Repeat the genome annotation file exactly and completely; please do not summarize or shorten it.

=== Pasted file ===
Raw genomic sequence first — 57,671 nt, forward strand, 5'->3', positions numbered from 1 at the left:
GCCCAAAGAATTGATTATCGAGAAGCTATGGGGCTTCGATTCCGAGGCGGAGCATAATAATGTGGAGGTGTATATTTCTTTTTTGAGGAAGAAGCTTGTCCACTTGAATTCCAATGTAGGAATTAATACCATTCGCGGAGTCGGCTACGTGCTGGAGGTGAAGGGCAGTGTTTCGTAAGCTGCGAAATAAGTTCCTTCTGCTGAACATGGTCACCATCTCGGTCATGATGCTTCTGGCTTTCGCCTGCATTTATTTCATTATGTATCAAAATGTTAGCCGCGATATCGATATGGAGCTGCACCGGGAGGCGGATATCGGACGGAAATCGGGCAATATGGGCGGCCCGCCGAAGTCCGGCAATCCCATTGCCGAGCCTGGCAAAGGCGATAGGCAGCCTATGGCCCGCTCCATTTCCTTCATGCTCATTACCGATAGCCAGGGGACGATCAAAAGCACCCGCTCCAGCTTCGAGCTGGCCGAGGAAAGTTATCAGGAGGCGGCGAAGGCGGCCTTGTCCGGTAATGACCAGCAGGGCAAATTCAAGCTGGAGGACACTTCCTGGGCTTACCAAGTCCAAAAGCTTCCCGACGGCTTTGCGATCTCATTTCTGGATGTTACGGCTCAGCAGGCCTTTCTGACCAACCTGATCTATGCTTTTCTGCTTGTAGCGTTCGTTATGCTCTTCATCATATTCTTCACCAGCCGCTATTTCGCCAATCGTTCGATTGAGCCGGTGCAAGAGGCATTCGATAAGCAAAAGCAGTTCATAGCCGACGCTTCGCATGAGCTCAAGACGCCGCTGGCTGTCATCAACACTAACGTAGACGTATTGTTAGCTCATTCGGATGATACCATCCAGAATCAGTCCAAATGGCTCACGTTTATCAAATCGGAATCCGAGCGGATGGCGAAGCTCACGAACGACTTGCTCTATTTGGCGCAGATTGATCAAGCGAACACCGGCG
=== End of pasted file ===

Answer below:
Raw genomic sequence first — 57,671 nt, forward strand, 5'->3', positions numbered from 1 at the left:
GCCCAAAGAATTGATTATCGAGAAGCTATGGGGCTTCGATTCCGAGGCGGAGCATAATAATGTGGAGGTGTATATTTCTTTTTTGAGGAAGAAGCTTGTCCACTTGAATTCCAATGTAGGAATTAATACCATTCGCGGAGTCGGCTACGTGCTGGAGGTGAAGGGCAGTGTTTCGTAAGCTGCGAAATAAGTTCCTTCTGCTGAACATGGTCACCATCTCGGTCATGATGCTTCTGGCTTTCGCCTGCATTTATTTCATTATGTATCAAAATGTTAGCCGCGATATCGATATGGAGCTGCACCGGGAGGCGGATATCGGACGGAAATCGGGCAATATGGGCGGCCCGCCGAAGTCCGGCAATCCCATTGCCGAGCCTGGCAAAGGCGATAGGCAGCCTATGGCCCGCTCCATTTCCTTCATGCTCATTACCGATAGCCAGGGGACGATCAAAAGCACCCGCTCCAGCTTCGAGCTGGCCGAGGAAAGTTATCAGGAGGCGGCGAAGGCGGCCTTGTCCGGTAATGACCAGCAGGGCAAATTCAAGCTGGAGGACACTTCCTGGGCTTACCAAGTCCAAAAGCTTCCCGACGGCTTTGCGATCTCATTTCTGGATGTTACGGCTCAGCAGGCCTTTCTGACCAACCTGATCTATGCTTTTCTGCTTGTAGCGTTCGTTATGCTCTTCATCATATTCTTCACCAGCCGCTATTTCGCCAATCGTTCGATTGAGCCGGTGCAAGAGGCATTCGATAAGCAAAAGCAGTTCATAGCCGACGCTTCGCATGAGCTCAAGACGCCGCTGGCTGTCATCAACACTAACGTAGACGTATTGTTAGCTCATTCGGATGATACCATCCAGAATCAGTCCAAATGGCTCACGTTTATCAAATCGGAATCCGAGCGGATGGCGAAGCTCACGAACGACTTGCTCTATTTGGCGCAGATTGATCAAGCGAACACCGGCG